Washington Death with Dignity ballot initiative

Washington state's Death with Dignity ballot measure is taking over the airwaves. As you can imagine, the advertisements are more macabre than typical political
October 28, 2008
 

Washington state's Death with Dignity ballot measure is taking over the airwaves. As you can imagine, the advertisements are more macabre than typical political fare. Here are some ads and media against the initiative. Here are some in favor of the initiative.

As a political observer, I find the campaigns on both sides fascinating. Who are the voters targeted by the ads? Are there true "undecideds"? It strikes me as the sort of deeply personal issue about which most people would have an immediate, almost innate response; is this more a matter of "rolling out the base" on the respective sides of the issue?

These make for interesting case studies in delicate politics. The "arguments" being used and how each side "sells" its take on the initiative are pretty much the same as other political ads, e.g., they emphasize certain policy particulars, raise "the other side lied about..." issues, and lay out hypothetical good or bad outcomes that might have happened under the law or did happen under similar laws elsewhere. That said, these ads do seem more somber, perhaps even more respectful of the other side, than do most political ads.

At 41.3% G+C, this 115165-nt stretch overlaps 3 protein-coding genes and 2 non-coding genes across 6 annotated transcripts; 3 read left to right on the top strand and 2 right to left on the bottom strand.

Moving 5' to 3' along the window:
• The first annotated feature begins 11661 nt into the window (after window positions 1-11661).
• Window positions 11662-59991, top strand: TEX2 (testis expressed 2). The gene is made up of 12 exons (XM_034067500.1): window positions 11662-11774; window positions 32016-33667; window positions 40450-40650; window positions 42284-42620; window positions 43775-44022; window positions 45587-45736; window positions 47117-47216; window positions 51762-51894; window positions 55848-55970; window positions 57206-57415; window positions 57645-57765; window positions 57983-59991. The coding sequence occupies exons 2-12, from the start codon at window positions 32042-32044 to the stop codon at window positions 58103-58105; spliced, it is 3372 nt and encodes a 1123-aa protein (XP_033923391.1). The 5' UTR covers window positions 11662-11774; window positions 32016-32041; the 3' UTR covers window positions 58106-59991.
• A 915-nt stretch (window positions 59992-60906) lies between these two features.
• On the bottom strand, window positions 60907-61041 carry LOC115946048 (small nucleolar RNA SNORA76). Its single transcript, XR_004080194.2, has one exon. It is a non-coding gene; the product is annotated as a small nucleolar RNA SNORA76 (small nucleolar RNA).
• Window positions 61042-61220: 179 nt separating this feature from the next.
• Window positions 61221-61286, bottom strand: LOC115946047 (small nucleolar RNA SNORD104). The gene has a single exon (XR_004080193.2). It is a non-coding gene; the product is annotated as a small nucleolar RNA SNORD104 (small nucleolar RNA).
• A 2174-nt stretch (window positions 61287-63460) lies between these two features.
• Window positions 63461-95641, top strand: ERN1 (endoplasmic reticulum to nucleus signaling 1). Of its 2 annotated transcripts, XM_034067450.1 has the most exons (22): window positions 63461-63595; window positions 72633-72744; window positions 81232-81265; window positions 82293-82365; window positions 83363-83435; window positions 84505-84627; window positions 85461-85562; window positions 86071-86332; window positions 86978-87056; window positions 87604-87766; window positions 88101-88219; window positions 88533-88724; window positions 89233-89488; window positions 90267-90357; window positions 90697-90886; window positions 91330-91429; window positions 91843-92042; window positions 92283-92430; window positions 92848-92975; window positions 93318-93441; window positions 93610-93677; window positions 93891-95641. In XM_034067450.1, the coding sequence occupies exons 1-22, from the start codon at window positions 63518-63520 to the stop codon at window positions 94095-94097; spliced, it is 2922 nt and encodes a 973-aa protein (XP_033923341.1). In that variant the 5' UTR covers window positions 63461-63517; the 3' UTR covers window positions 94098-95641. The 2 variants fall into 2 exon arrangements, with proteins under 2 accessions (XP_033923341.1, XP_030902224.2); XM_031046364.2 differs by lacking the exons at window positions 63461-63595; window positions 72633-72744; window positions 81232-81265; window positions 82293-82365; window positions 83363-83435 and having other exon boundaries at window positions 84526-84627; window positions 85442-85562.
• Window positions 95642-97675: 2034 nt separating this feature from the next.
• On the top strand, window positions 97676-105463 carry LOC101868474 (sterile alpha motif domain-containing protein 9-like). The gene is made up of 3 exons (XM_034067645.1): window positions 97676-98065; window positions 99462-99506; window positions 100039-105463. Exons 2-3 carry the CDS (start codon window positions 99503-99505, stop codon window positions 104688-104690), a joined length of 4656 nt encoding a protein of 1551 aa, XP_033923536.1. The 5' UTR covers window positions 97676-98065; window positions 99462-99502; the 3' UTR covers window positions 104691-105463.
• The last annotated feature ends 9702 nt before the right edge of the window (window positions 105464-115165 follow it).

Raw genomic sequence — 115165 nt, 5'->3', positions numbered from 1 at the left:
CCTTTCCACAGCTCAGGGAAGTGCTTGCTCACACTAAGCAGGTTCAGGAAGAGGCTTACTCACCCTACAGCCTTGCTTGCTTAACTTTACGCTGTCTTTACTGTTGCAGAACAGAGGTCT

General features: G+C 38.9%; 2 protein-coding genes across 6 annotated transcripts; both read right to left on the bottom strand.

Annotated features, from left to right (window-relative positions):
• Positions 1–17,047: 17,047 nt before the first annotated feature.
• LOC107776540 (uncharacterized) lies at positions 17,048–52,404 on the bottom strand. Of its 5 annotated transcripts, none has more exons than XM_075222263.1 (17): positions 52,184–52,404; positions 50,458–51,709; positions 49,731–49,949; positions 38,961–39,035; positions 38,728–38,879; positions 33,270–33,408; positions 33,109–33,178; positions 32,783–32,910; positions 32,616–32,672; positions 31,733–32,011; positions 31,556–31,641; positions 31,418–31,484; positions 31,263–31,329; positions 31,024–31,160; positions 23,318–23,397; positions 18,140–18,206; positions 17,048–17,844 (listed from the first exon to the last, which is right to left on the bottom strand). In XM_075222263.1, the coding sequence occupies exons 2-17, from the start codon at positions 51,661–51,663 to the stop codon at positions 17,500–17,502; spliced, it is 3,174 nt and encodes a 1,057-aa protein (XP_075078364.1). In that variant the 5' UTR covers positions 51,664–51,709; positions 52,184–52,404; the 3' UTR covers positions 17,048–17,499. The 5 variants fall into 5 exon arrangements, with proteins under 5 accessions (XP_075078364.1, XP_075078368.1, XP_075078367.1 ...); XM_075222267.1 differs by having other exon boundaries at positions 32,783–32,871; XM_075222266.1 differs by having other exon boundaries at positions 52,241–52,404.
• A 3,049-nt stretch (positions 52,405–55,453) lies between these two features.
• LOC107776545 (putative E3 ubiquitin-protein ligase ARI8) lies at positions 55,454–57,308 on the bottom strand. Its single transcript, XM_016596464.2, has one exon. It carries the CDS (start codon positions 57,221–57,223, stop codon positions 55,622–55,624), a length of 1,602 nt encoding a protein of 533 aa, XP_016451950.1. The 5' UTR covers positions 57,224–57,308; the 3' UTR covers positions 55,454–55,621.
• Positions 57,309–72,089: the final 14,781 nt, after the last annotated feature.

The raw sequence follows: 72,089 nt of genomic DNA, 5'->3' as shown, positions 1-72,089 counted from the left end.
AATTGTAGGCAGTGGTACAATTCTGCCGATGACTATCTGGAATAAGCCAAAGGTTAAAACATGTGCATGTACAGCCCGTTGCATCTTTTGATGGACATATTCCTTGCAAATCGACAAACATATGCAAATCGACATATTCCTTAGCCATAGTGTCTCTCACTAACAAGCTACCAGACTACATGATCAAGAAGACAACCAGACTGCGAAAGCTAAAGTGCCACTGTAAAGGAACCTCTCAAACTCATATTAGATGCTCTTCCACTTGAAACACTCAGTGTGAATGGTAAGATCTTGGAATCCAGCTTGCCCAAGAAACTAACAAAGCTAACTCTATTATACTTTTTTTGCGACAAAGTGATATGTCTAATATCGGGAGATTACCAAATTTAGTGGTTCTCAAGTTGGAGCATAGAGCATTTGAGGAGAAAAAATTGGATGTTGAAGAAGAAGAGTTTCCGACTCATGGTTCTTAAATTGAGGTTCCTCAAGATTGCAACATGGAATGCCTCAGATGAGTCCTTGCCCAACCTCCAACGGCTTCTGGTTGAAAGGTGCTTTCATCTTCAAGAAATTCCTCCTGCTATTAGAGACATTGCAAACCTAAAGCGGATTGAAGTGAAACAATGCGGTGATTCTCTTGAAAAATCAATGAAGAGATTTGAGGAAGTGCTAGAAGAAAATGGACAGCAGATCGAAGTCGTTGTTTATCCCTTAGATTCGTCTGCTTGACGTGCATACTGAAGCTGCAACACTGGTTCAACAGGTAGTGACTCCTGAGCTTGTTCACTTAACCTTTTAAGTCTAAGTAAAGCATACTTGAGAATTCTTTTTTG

Perhaps that's just me. Or maybe it owes to the fact that many of the stars of the ads are discussing deceased loved ones--or in some cases are themselves now deceased. I really can't tell: do the ads exhibit more decency than other ads, or does the viewer view them through a lens of decency due to the subject matter?

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